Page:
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Death literacy: why it's important to talk about dying

By Lisa Graham-Wisener, Lecturer of Health Psychology, Queen's University Belfast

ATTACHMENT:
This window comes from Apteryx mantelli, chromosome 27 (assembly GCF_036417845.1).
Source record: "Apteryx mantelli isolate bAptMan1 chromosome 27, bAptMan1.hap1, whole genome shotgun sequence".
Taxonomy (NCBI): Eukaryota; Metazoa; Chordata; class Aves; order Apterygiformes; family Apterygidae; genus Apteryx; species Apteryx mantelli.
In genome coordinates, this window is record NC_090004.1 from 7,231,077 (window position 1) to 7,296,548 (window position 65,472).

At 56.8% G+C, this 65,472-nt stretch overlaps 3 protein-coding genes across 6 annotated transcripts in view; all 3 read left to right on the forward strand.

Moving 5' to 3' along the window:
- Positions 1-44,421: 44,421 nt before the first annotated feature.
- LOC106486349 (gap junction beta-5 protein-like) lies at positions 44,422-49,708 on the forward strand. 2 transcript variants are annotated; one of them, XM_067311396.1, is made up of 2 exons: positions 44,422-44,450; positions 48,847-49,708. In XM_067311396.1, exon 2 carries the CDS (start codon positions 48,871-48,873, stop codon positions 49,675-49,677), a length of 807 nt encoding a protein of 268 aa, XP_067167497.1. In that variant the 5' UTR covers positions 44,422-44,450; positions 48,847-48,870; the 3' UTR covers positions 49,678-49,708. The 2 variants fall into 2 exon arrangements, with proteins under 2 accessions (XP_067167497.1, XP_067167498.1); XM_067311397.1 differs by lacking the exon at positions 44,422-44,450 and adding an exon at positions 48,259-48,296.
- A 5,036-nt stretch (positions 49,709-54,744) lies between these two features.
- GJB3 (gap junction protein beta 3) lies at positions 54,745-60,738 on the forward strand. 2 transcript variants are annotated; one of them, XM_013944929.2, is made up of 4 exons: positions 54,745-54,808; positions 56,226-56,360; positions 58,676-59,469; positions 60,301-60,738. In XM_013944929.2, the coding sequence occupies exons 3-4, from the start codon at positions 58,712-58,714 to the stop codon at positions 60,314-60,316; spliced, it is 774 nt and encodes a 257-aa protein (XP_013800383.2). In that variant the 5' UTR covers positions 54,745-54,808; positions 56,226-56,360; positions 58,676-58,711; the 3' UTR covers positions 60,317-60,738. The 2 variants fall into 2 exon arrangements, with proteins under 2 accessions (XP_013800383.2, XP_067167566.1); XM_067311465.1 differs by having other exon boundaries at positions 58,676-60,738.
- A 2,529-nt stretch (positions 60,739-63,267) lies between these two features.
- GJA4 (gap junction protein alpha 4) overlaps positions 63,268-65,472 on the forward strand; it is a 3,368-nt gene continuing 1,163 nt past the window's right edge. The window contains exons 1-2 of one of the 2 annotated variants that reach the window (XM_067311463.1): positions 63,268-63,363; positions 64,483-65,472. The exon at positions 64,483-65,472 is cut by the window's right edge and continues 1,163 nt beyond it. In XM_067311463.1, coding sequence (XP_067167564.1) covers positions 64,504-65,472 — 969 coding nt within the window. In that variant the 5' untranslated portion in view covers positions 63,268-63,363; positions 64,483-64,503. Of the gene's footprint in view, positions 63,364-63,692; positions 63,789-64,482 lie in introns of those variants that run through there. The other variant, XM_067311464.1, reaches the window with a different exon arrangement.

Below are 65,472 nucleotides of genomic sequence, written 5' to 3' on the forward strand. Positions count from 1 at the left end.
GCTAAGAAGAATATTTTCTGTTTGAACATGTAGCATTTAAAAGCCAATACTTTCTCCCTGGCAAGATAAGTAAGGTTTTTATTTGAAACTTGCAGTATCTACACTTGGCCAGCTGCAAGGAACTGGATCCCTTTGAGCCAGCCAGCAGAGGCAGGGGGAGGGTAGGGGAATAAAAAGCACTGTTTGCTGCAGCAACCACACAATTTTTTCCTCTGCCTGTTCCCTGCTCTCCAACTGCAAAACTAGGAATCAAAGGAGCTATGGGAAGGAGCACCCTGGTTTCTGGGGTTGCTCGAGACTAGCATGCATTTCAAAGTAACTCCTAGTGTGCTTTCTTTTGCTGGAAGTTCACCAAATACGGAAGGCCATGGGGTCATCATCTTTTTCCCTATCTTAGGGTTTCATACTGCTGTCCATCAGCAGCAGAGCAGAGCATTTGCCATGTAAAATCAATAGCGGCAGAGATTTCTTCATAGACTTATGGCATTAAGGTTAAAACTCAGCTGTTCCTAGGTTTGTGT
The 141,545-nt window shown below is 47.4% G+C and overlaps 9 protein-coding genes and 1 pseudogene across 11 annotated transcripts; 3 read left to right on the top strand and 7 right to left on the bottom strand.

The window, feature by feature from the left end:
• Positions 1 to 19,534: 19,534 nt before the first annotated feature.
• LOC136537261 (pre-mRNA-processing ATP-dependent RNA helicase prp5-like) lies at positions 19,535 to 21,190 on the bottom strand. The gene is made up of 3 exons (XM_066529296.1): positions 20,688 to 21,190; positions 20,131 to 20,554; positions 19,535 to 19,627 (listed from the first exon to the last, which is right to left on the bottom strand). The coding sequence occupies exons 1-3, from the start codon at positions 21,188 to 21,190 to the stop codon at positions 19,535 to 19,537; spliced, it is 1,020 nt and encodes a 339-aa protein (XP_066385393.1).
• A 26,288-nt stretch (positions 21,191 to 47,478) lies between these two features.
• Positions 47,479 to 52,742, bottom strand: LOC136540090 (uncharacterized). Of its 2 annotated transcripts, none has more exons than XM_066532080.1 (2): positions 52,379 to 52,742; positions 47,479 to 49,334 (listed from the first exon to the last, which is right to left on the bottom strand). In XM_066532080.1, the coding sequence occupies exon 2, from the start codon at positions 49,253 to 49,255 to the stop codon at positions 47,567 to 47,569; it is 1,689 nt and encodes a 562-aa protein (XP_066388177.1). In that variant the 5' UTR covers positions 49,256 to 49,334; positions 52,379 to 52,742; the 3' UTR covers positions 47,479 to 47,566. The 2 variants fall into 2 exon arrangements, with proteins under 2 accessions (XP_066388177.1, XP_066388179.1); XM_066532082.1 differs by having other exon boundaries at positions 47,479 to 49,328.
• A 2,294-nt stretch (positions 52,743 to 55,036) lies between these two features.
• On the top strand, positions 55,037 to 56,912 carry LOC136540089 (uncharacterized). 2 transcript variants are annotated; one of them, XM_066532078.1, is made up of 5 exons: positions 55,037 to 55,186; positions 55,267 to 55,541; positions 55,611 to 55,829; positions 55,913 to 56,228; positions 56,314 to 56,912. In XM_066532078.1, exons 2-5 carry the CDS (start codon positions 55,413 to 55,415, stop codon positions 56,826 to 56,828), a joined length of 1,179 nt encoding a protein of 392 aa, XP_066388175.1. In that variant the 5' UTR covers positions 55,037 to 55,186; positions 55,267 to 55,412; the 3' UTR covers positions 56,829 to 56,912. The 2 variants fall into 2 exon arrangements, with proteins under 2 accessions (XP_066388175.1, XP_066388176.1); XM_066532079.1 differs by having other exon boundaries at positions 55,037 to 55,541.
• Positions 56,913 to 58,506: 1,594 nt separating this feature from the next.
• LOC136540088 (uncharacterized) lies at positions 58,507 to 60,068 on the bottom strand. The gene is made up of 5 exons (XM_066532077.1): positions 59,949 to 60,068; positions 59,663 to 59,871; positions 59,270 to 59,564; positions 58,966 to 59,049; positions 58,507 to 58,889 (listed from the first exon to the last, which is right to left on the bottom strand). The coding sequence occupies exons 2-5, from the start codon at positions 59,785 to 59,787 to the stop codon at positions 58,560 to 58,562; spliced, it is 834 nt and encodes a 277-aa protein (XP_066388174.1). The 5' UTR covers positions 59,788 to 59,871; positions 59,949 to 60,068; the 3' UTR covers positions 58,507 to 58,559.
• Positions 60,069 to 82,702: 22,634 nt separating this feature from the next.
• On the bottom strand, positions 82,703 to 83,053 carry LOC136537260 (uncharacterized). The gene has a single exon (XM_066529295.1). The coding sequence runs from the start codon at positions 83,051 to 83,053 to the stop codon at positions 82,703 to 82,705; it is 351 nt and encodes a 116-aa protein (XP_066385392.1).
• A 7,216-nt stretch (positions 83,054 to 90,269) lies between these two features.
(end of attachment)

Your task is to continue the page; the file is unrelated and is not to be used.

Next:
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When it comes to talking about death, we have no shortage of euphemisms. This is perhaps most famously illustrated in Monty Python’s dead parrot sketch from 1971. A pet shop worker insists to a customer that his new parrot is “not dead but resting, stunned, pining for the fjords, kipping on his back, tired and shagged out after a long squawk”. The customer responds: “It is an ex-parrot, deceased, gone to the choir invisible, is pushing up the daisies, demised, passed on, is no more, has ceased to be. It’s expired and gone to see its maker, is a bereft of life, late parrot that rests in peace.”…The Conversation


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